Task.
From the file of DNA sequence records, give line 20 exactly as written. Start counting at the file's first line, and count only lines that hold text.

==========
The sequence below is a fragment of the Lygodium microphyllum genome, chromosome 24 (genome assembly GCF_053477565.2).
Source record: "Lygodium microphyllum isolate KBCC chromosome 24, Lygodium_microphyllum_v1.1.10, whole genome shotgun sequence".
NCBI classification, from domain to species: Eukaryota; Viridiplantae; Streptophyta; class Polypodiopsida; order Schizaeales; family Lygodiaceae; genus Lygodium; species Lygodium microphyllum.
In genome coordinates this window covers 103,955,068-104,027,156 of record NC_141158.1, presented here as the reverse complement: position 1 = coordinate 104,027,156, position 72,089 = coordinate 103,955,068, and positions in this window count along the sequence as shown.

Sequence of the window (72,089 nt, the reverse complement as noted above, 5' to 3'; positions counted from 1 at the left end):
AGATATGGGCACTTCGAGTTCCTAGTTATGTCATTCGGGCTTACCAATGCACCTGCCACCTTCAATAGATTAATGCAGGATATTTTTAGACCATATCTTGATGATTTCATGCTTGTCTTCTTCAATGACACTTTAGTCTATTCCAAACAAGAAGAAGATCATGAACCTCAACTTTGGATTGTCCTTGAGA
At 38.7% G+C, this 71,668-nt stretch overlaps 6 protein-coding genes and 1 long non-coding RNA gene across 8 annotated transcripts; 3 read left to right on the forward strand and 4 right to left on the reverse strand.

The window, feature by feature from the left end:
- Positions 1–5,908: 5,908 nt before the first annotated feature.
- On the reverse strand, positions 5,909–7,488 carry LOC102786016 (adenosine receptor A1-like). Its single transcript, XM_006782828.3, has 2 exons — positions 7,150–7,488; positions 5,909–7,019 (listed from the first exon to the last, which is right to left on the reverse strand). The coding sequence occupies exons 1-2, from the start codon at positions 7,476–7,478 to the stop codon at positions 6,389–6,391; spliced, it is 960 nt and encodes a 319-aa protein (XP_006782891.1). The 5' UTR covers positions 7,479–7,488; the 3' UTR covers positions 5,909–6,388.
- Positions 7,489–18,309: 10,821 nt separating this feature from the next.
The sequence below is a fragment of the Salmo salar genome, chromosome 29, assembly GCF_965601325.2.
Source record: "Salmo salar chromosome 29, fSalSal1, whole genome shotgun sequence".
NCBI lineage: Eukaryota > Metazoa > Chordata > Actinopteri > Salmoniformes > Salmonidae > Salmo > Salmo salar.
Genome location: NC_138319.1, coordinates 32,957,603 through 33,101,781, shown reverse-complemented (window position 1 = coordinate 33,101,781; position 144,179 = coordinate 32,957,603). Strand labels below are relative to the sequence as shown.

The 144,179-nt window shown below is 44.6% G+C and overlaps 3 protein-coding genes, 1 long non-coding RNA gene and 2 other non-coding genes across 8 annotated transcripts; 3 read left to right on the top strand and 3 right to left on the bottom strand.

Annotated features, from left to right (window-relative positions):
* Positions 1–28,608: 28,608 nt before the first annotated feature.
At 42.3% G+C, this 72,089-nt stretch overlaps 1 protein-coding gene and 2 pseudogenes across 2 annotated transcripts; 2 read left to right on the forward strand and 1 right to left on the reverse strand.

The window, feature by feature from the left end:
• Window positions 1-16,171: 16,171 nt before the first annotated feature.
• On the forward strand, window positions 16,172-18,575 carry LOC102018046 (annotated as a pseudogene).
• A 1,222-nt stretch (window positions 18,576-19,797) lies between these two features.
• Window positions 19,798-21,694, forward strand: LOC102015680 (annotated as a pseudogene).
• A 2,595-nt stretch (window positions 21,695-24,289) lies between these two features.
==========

The window, feature by feature from the left end: